The other purpose is to smooth out the potentially damaging pulses from the inductance of the power supply.
When I made my stupid controller, I purposely used really small wires everywhere, and didnt include a CAPACITOR at all.
Was just testing limits.
A real controller would have 10s of 1000s of uF of capacitance, and 100s of amps of diodes to protect the MOSFET.
Capacitance values arent the whole story though.
Mostly the ESR rating of the capacitors are what determines how well they are gonna protect the MOSFETs.
Some high end controllers will have a bunch of main stream bulk capacitance to supply the current surges,
but use super high quality, low value capacitors to protect from supply surges.
As far as diodes go, alot of people will insist on having as many amps of diodes as the controller can handle.
Problem with this, is that high amperage diodes are rated for RMS current, which is the average current,
but the spike from the motor is mostly a fixed duration, and is usually less than 10% of the cycle time,
depending on switching speed, and subsequently only needs 10% of the current rating of the controller.
For instance, even with the crappiest setup ever on my prototype controller, a 1A diode was enough to control 60A of motor current.
May 07, 2002 Sorry for all the geeky stuff, but I was bored with feeling crappy and having crappy weather outside
Slow start, but finally got started making real gocart parts. Spent a few hours making the parts that the motors will bolt to
Fairly complicated Motor brackets
Two of these brackets will be bolted to each motor, with some supporting steel to make the motors able to pivot to tension the chain.
Motor brackets bolted to one of the motors
I was worried about the brackets sticking out too far and interfering with the chain.
Is the chain gonna hit the brackets?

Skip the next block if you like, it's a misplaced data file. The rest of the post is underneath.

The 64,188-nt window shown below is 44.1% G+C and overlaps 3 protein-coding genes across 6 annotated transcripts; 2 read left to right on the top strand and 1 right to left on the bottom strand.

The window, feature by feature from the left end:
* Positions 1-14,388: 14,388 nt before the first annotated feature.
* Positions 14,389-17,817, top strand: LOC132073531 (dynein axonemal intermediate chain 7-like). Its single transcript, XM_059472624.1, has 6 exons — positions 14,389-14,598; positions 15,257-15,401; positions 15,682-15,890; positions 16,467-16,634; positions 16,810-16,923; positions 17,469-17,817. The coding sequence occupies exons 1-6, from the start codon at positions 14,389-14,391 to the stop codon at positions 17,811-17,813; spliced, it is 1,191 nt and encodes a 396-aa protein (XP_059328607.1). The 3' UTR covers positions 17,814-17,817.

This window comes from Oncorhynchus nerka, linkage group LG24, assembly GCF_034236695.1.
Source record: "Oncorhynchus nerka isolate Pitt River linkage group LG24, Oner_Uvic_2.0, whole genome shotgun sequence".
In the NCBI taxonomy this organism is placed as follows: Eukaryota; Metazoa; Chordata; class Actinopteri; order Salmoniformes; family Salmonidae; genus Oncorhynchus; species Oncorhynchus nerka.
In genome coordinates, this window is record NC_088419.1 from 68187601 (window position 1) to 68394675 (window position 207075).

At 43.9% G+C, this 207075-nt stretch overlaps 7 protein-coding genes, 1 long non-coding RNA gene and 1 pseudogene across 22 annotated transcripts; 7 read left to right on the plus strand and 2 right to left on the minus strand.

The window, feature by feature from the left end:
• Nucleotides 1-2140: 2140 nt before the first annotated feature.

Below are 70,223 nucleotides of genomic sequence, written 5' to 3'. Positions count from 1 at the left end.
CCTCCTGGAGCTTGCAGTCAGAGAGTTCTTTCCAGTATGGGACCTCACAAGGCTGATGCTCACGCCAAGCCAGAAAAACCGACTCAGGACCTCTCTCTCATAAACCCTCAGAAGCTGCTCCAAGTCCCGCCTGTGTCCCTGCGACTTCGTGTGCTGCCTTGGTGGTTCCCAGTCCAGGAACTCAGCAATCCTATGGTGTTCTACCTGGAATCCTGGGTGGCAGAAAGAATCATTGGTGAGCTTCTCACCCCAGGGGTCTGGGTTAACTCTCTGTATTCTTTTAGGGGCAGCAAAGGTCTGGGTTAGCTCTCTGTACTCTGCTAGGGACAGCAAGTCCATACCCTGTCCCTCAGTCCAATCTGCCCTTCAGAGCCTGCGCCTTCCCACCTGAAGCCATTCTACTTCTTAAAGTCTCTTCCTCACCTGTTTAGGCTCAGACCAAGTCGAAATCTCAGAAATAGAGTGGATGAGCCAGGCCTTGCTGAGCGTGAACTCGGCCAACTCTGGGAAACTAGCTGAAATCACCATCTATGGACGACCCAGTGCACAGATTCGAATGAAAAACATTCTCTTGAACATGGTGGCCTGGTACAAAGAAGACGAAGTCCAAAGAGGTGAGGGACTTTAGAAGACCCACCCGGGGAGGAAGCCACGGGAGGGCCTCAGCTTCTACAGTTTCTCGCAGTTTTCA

Really observant people may have noticed that the first picture of the brackets bolted
to the motor shows the ends sticking out different distances.
I made all the brackets the same, but the bolt holes arent in the middle of the bracket.
Since half the brackets are bolted to the motor in the opposite direction,
the distance from opposite ends of the brackets need to be the same to weld the brackets into a square.
So, the brackets arent really finished, but not too hard to fix.
May 13, 2002 Got motor mount frame thingies done.
Stupid mounts to hold the motors
Was gonna mount the motors in a way that they could pivot on an axis to tension the chain.
Ended up making them slide instead. Dang stupid people!
Had to wait to make the rest of the motor mount thingies until I made enough of the frame to connect them to.
Made significant progress today.
Got a big portion of the frame made, and the brackets to bolt the axle bearings to.
Axle bolted to beginnings of frame
Just enough room for the chain
The motor mount brackety things arent ready to be bolted to the frame,
but easy to see where they are supposed to end up.
Looks alot like porn to me
Motor mounts for one of the motors is done!
Turned out kinda goofy, but whatever.
Nuts at the bottom right and bolt on the far left allow bracket to slide when loosened.
Nut in the middle tightens the chain when tightened.
Stupid motor mounts
Stupid cheesy rear slidy bracket
The rear slidy bracket doesnt need to be very strong,
but will probably at least add a washer to clamp down better.
Ran the motor off a big battery charger just to see the wheels spin.
The wheel spins almost 3 turns per second, which means almost 10mph at 12V.
So, it should do nearly 40mph at 48 volts.
Click here for 7 second video
May 25, 2022 Tried using 24 volts and batteries went everywhere.
3 batteries make 36v and fit alot better
3 batteries fit real nice
26 second video of violent 36v launch
Holy noodles, that is crazy!
48v is likely to be significantly more violent.
Should probably wear a neck brace.
After I fasten the batteries down better, will have to see how much dirt it moves from under the tires.
This is what it did to the asphalt:
Couple of little peel out marks
June 07, 2022 Made a cage to hold the batteries better and got the seat mounted.
Trying to figure the steering. Wanted to use a front end from an old riding lawnmower. Thats not gonna work.
The rear of the frame is a couple inches higher than I wanted, and the batteries are 2 inches higher than optimal.
The seat is several inches higher than I wanted, and
now the front of the frame wants to be several inches higher than I wanted. Arrrggghh.
Even if I built a bridge between where I want the frame to the steering block, there are several issues
Steering rod in the way of feet